Nothing happens that I've been able to observe.
That is good because a lot of times it will blow a tiny fuse that is almost impossible to find; and that is a best-case scenario.
Thanks for the warning :)
dreams11 year ago
I've been wondering if there was some way to charge a phone using a bicycle... charge and get exercise, too.. :)
The King of Random (author)  dreams11 year ago
Definitely! You could use this method, and I'm also planning to to a project using an alternator to charge a car battery.
danny61141 year ago
Instead of a hand crank, couldn't you use a piece of steel or whatever of appropriate length to chuck into another variable speed drill attached to the charger drill and save some physical labor? As one might guess, I'm lazy.
The King of Random (author)  danny61141 year ago
If you have two drills and one is charged, you certainly can! You could also hook it up to a windmill or bicycle, etc for a lower labor approach :)
If you have a charged drill you could simply use its battery.
The King of Random (author)  Jollyrgr1 year ago
That's true. You'd have to introduce some resistors into the circuit, but it could work!
doctorkred1 year ago
My first commentary in Instructables is for you: Fantastic (sorry, but i write/speak english very bad)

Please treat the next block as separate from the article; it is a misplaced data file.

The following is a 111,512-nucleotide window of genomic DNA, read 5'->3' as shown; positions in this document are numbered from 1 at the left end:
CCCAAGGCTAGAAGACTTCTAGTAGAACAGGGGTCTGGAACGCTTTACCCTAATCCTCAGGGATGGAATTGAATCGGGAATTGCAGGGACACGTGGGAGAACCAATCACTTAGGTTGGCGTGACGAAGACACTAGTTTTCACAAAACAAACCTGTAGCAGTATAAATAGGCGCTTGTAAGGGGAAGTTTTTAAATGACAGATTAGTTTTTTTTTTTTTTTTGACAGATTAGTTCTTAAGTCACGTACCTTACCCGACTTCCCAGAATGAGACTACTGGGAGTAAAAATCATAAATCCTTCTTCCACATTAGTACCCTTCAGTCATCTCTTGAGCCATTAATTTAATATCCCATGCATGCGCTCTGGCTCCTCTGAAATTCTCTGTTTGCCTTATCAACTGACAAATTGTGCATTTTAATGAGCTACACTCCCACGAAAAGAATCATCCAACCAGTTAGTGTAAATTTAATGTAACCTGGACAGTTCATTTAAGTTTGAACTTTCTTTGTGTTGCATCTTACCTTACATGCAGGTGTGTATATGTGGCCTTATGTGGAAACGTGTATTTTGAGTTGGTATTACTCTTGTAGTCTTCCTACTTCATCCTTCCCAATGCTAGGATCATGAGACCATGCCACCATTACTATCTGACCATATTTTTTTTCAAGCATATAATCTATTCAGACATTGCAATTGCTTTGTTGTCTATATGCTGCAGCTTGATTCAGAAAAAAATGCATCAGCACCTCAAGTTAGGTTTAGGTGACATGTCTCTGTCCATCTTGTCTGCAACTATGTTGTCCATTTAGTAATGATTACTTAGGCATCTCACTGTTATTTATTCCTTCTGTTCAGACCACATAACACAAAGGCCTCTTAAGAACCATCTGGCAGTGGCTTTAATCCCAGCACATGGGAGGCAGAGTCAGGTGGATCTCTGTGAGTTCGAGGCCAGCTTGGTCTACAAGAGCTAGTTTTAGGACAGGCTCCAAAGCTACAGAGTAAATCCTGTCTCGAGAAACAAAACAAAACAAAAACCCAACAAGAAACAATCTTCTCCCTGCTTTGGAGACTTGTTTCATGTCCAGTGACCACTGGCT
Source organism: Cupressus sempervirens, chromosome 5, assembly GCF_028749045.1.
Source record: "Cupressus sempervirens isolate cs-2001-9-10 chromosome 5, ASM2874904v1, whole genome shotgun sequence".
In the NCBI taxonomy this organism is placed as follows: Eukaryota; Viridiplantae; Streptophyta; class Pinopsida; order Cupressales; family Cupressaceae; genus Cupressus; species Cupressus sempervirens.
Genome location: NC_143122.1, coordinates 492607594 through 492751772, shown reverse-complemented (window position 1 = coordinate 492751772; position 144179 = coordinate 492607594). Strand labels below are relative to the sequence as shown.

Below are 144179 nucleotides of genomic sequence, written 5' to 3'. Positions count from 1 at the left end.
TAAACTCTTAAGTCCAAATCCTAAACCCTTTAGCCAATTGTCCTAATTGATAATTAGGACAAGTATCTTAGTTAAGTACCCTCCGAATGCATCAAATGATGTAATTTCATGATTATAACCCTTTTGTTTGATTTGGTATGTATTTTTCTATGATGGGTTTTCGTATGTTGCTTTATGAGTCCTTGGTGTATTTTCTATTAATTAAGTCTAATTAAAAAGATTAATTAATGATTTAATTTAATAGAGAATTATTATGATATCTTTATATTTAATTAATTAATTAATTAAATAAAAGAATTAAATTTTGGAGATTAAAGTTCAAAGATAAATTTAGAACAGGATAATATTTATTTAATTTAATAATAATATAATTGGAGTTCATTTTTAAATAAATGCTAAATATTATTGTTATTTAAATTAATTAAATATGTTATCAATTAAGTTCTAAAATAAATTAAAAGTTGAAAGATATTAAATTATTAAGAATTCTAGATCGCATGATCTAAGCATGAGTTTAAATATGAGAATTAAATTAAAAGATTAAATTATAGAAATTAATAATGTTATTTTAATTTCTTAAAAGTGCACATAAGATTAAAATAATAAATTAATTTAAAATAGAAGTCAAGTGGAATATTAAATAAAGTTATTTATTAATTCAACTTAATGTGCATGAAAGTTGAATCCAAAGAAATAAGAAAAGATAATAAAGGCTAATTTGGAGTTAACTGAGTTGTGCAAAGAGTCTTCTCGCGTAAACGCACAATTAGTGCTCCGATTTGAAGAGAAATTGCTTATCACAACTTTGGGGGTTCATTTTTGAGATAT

In Blackberry is July 30, my birhtday :)
The King of Random (author)  doctorkred1 year ago
Hey that's great! I appreciate having your first comment! July 30th was the day I made it. Happy belated birthday :)
I've been hooked on your videos after seeing this one. I really appreciate your innovation and if I can ever find a place to buy acrylic locally, I will be building a water generator like yours. Thanks!!
Thanks for your awesome feedback! I decided to do the step-by-step instructables because the website seems to like them better. Thanks for checking it out again :) I have a lot of new projects I'm working on so am happy to get new stuff to you soon!
The step by step approach is what Instructables is about ... I am getting tired of the "show off" Instructables that actually don't instruct you about the project.

In short, Thank You Sir.
The King of Random (author)  Angelbane1 year ago
You're welcome! :)